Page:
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administration affair agree answer appeared army Attorney-General believe Bill British carried cause Charles Chief conduct consequence consideration continue conversation Corr Court DEAR desire determined Duke of Newcastle Earl of Hardwicke effect England expressed followed force France French friends further George give given Grace greatest Grenville hands Holderness honour hope House House of Commons judges Justice King King of Prussia King's late least letter Lord Bute Lord Hardwicke Lordship Majesty manner March means measure ministers negotiation never object obliged occasion opinion opposition passed peace person Pitt Pitt's present Prince proposed Prussia question reason received regard relating seemed sent situation Spain suppose sure taken talked things thought told turn whole wish writes Yorke
Page 8 - That an habeas corpus, according to the true intent and meaningof this act, may be directed and run into any county Palatine, the Cinque Ports, or other privileged places within the kingdom of England, dominion of Wales, or town of Berwick upon Tweed, and the islands of Jersey or Guernsey; any law or usage to the contrary notwithstanding.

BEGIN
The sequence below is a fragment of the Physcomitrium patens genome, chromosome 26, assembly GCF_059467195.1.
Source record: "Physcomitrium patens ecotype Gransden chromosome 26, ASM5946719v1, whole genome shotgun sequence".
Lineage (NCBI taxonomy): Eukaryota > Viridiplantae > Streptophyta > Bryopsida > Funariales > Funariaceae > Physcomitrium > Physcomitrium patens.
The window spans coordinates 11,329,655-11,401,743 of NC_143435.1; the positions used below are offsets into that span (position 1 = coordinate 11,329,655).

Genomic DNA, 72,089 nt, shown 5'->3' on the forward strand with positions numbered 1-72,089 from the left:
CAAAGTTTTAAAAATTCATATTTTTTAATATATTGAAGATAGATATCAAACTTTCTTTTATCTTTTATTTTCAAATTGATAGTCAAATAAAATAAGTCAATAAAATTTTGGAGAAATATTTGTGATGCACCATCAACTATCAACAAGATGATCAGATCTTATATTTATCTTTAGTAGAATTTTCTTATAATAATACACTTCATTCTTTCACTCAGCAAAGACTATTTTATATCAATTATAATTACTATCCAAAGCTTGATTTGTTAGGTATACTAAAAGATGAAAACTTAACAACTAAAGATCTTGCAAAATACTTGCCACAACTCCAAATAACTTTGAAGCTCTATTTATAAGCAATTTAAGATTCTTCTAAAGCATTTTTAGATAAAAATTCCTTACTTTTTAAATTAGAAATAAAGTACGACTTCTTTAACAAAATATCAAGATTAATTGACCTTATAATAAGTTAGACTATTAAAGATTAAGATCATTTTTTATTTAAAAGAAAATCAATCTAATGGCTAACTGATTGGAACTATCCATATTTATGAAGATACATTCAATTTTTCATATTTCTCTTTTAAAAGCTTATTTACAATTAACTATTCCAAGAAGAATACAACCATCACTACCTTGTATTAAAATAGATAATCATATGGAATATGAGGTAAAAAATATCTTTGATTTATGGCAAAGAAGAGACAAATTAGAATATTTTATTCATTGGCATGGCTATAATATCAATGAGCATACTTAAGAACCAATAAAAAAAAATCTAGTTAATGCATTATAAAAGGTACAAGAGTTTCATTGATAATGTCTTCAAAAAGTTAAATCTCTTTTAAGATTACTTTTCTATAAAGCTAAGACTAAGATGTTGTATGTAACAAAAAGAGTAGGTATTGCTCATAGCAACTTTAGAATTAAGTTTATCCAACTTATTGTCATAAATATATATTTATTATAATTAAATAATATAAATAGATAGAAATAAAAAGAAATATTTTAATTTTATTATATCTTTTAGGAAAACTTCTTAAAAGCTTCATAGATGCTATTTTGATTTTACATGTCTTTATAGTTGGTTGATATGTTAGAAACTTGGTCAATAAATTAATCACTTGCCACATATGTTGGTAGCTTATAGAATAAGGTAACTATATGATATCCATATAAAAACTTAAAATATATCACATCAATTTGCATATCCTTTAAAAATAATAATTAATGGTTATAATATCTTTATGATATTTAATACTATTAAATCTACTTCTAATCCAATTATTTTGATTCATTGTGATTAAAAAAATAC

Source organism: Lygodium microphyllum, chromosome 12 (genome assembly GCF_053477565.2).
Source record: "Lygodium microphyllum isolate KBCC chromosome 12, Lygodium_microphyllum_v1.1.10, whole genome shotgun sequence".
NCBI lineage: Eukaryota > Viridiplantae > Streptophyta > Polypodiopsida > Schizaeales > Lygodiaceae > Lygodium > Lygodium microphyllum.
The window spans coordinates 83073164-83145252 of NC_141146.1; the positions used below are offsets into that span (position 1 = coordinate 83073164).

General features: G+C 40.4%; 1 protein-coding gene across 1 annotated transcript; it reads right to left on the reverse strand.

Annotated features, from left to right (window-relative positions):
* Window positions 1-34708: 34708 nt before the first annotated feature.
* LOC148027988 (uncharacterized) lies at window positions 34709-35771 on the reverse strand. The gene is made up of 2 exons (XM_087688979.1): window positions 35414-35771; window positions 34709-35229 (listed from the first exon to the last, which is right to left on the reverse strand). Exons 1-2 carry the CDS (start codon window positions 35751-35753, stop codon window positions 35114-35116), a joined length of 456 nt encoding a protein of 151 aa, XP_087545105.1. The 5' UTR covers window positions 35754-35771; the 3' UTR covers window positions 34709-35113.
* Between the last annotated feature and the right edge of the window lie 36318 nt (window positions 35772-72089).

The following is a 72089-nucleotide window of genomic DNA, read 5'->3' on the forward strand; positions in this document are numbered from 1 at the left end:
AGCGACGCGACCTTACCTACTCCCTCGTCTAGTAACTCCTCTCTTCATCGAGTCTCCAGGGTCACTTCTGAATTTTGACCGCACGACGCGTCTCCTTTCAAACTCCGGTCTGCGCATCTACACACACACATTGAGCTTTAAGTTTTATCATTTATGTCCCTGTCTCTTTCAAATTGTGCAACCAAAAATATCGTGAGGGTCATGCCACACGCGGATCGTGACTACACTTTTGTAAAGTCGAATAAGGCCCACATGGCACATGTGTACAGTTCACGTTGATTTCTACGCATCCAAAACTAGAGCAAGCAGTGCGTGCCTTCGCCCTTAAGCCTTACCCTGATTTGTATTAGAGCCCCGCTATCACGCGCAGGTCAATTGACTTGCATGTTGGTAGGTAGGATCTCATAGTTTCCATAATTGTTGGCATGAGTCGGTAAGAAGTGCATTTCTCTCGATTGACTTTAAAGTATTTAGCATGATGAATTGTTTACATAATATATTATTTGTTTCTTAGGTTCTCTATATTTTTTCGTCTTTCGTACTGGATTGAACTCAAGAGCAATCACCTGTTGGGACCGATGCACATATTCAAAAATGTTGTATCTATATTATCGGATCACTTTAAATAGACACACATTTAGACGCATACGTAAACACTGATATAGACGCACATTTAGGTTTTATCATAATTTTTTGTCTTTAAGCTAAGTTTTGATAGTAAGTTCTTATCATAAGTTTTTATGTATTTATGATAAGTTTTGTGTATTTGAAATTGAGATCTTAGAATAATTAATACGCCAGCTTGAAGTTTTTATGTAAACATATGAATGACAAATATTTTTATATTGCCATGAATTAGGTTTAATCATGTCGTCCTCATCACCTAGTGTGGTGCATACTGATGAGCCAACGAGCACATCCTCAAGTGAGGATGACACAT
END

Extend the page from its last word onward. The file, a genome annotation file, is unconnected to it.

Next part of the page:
Page 228 - Perhaps it is not too much to say that sustaining this war, arduous as it has been and still is, may not be more difficult than properly and happily closing it. The materials in His Majesty's hands are certainly very many and great, and it is to be hoped that in working them up in the great edifice of a solid and general pacification of Europe, there may be no confusion of languages, but that the workmen may understand one another.
Page 115 - I am sure we are undone, both at home and abroad : at home, by our increasing debt and expenses ; abroad, by our ill-luck and incapacity.
Page 506 - Majesty s council and service, which it would be for his interest to restore. In doing this, he repeated many names ; upon which his Majesty told him there was pen, ink, and paper, and he wished he would write them down. Mr. Pitt humbly excused himself, saying that would be too much for him to take upon him, and he might, upon his memory, omit some material persons ; which might be subject to imputation. The King still said he liked to hear him, and bid him go on ; but said, now and then, that his...
Page 267 - I was called [he declared] by my Sovereign and by the Voice of the People to assist the State when others had abdicated the service of it. That being so no one can be surprised that I will go on no longer since my advice is not taken.
Page 507 - Revolution government, and other great persons, of whose abilities and integrity the public has had experience, and who have weight and credit in the nation. I should only deceive your Majesty, if I should leave you in an opinion that I could go on, and your Majesty make a solid administration, on any other foot.' — ' Well, Mr. Pitt, I see. (or I fear) this will not do. My honour is concerned, and I must support it.